Federal blackmail precipitated by puritanical overreaction led to yet another example of a lack of proportionality in American law.
He can walk into a store and buy a handgun, but he cannot walk into a bar and buy a beer. He can be ordered to war to kill or be killed, to "nation build" and to spread democracy, but he cannot order a glass of wine with his entrée.
Who is he? He is American and he is under the age of 21. There are a lot of him, not to mention a significant amount of his female counterparts.
It was not always this way. The legal drinking age of the 50 states is a matter for each particular state to decide in the American system of federalism. The 10th Amendment provides that "[t]he powers not delegated to the United States by the Constitution, nor prohibited by it to the States, are reserved to the States."
Most of the American states previously set their legal drinking ages at either 18 or 19.
However, in the early 1980's there were a series of highly-publicized fatal traffic accidents that involved alcohol. These unfortunate incidents were seized upon by a relatively new but highly influential political group called Mothers Against Drunk Driving (MADD).
Under pressure from MADD but lacking the constitutional authority to directly dictate a drinking age to the semi-autonomous states, the Reagan Administration abandoned its typically pro-states agenda and acceded to federal legislation entitled the National Minimum Drinking Age Act (NMDA). Under the NMDA, the states could continue to constitutionally set their own drinking ages, but if they chose an age under 21, the Federal Government would cut off 10% of the state's interstate highway funds.
The legality of this fiscal blackmail was challenged but the NMDA was upheld as a legitimate exercise of federal power under the Spending Clause in South Dakota v. Dole. The Rehnquist Court found that Congress' conditional appropriations were permissible inducement as opposed to impermissible coercion.
While 10% may not seem to be a particularly large amount of money, in reality it now amounts to roughly $50,000,000 per annum. As a result, states rapidly capitulated to protect their coffers as opposed to their constitutional sovereignty. Wyoming was the last state to be "induced" in 1988.
And so a group of grieving mothers and puritanical busybodies managed to implement their own particular distrust of the evils of alcohol to every single state in the expansive American Union from Hawaii to Maine. Federalism and democracy, two of the most fundamental pillars of the American legal system, had had finer hours.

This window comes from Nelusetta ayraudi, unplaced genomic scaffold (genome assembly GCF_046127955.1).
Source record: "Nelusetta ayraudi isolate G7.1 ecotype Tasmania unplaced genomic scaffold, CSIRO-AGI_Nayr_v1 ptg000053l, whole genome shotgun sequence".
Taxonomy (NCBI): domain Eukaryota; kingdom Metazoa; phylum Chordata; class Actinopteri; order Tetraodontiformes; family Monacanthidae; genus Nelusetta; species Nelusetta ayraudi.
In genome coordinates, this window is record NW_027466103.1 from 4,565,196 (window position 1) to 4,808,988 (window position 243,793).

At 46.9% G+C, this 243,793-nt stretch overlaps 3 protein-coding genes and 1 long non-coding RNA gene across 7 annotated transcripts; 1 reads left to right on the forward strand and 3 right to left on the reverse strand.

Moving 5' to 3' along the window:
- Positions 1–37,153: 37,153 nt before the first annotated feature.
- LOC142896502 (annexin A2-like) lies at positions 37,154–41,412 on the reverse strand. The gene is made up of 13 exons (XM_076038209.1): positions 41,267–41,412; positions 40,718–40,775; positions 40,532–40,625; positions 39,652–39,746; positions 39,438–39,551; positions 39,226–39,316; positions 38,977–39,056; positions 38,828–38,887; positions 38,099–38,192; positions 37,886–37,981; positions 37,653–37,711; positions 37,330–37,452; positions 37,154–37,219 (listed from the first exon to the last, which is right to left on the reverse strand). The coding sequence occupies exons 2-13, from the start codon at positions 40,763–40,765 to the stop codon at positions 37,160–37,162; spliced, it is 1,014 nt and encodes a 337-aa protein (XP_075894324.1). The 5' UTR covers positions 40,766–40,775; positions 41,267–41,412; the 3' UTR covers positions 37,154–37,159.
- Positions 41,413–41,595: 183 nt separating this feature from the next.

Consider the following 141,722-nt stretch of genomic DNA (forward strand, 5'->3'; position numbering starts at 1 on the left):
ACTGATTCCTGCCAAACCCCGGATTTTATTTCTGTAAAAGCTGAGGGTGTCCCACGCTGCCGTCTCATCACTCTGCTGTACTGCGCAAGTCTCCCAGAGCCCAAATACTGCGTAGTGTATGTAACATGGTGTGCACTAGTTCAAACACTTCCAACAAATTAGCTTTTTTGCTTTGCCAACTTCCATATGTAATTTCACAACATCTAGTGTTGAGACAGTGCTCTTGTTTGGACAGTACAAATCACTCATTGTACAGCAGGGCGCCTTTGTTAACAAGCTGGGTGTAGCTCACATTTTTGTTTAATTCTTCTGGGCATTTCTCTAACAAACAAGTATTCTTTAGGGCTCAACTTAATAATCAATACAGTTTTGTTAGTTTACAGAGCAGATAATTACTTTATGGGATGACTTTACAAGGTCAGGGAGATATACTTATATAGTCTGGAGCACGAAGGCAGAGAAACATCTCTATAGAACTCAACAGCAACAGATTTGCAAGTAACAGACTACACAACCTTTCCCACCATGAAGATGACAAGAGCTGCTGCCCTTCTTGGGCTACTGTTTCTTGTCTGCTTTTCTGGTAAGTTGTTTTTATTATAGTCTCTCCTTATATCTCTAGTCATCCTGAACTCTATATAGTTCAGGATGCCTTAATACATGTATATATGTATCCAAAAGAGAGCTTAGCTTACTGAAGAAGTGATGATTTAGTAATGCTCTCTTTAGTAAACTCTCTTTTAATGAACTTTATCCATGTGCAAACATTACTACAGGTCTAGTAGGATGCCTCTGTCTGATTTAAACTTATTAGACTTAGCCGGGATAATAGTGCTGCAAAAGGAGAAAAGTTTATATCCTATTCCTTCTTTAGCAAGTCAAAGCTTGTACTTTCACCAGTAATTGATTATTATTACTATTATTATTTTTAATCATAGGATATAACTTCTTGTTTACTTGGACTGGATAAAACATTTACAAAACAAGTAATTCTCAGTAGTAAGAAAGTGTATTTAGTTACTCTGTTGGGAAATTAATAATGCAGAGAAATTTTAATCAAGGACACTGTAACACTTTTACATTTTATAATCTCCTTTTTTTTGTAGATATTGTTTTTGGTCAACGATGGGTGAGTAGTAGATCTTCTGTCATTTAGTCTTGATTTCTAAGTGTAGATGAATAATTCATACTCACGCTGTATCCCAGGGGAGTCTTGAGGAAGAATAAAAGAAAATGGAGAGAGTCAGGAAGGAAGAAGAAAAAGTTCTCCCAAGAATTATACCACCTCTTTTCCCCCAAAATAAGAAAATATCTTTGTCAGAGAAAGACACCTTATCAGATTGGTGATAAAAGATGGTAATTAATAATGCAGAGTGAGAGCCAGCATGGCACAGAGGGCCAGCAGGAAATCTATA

The hypocrisy and disproportionate nature of being able to catch a bullet for your country but not catch a buzz in your country is not lost on everyone. Periodically, objections have been articulated but inevitably give way to the necessity of paving roads.
John McCardle, a former college president of Middlebury College in Vermont, is leading the latest national charge to dismantle MADD's histrionics, although his efforts are based in pragmatism, not federalism.
McCardle's group, Choose Responsibility, seeks to deflate many of the canards and emotionally-charged-yet-cerebrally-empty tactics MADD has employed.
His group's arguments are not entirely novel but have grown more persuasive as more time has only provided further evidence of how futile and unwise the NMDA is in reality.
Generally speaking, anyone who tells you that people wait until they are 21 to start drinking are patently naïve or reprehensibly disingenuous. Prohibiting adults-the age of majority in the United States is 18-from engaging in a culturally embedded activity only sows resentment and disdain for law, creates an unhealthy stigma around alcohol that encourages abuse, and wastes state funds by trying to enforce a law that is almost universally ignored.
The law simply, and very nearly absolutely, does not stop a 20-year-old from drinking.
Moreover, with specific regard to MADD's proffered goal, instead of reducing incidents of drunk driving, a 20-year-old that is drunk is more likely to drive instead of asking for help if the legal drinking age is 21 because he does not want to be discovered already breaking the law.
A law that is so fundamentally flawed in both theory and practice should not be so difficult to change. However, it has been entrenched by two of America's gold standards: moral sanctimoniousness and money.
MADD continues to parade pictures of children killed by drunk drivers around Washington while states are monetarily cajoled into obedience. It is up to the Federal Government to employ reason over righteousness and voluntarily reduce its own power. That is about as likely as waiting for your 21st birthday to drink a beer.